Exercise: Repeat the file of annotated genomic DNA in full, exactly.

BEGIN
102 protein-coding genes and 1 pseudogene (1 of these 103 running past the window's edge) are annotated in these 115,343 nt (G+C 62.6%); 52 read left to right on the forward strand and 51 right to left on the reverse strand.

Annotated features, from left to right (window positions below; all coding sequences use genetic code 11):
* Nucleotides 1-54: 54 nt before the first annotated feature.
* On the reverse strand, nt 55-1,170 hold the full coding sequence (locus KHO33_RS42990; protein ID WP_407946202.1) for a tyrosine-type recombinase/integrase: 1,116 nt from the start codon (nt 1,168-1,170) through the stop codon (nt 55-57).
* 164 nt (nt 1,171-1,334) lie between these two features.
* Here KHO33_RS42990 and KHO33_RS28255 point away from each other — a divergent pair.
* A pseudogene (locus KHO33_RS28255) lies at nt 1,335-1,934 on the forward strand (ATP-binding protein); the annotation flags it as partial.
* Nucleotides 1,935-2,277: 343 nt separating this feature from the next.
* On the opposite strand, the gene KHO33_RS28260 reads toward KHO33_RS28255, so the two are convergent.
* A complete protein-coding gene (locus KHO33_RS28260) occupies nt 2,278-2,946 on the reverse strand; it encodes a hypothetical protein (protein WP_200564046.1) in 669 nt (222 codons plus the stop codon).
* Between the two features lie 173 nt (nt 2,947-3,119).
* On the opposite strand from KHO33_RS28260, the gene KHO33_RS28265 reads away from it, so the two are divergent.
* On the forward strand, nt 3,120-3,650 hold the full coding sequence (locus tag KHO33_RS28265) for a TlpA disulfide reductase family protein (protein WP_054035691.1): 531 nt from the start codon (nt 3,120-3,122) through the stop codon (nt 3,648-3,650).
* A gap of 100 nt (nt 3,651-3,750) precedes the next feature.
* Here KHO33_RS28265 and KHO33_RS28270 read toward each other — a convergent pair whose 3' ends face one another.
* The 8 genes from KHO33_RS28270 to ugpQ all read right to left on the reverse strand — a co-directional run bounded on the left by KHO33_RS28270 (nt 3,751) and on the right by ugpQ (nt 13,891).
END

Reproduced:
102 protein-coding genes and 1 pseudogene (1 of these 103 running past the window's edge) are annotated in these 115,343 nt (G+C 62.6%); 52 read left to right on the forward strand and 51 right to left on the reverse strand.

Annotated features, from left to right (window positions below; all coding sequences use genetic code 11):
* Nucleotides 1-54: 54 nt before the first annotated feature.
* On the reverse strand, nt 55-1,170 hold the full coding sequence (locus KHO33_RS42990; protein ID WP_407946202.1) for a tyrosine-type recombinase/integrase: 1,116 nt from the start codon (nt 1,168-1,170) through the stop codon (nt 55-57).
* 164 nt (nt 1,171-1,334) lie between these two features.
* Here KHO33_RS42990 and KHO33_RS28255 point away from each other — a divergent pair.
* A pseudogene (locus KHO33_RS28255) lies at nt 1,335-1,934 on the forward strand (ATP-binding protein); the annotation flags it as partial.
* Nucleotides 1,935-2,277: 343 nt separating this feature from the next.
* On the opposite strand, the gene KHO33_RS28260 reads toward KHO33_RS28255, so the two are convergent.
* A complete protein-coding gene (locus KHO33_RS28260) occupies nt 2,278-2,946 on the reverse strand; it encodes a hypothetical protein (protein WP_200564046.1) in 669 nt (222 codons plus the stop codon).
* Between the two features lie 173 nt (nt 2,947-3,119).
* On the opposite strand from KHO33_RS28260, the gene KHO33_RS28265 reads away from it, so the two are divergent.
* On the forward strand, nt 3,120-3,650 hold the full coding sequence (locus tag KHO33_RS28265) for a TlpA disulfide reductase family protein (protein WP_054035691.1): 531 nt from the start codon (nt 3,120-3,122) through the stop codon (nt 3,648-3,650).
* A gap of 100 nt (nt 3,651-3,750) precedes the next feature.
* Here KHO33_RS28265 and KHO33_RS28270 read toward each other — a convergent pair whose 3' ends face one another.
* The 8 genes from KHO33_RS28270 to ugpQ all read right to left on the reverse strand — a co-directional run bounded on the left by KHO33_RS28270 (nt 3,751) and on the right by ugpQ (nt 13,891).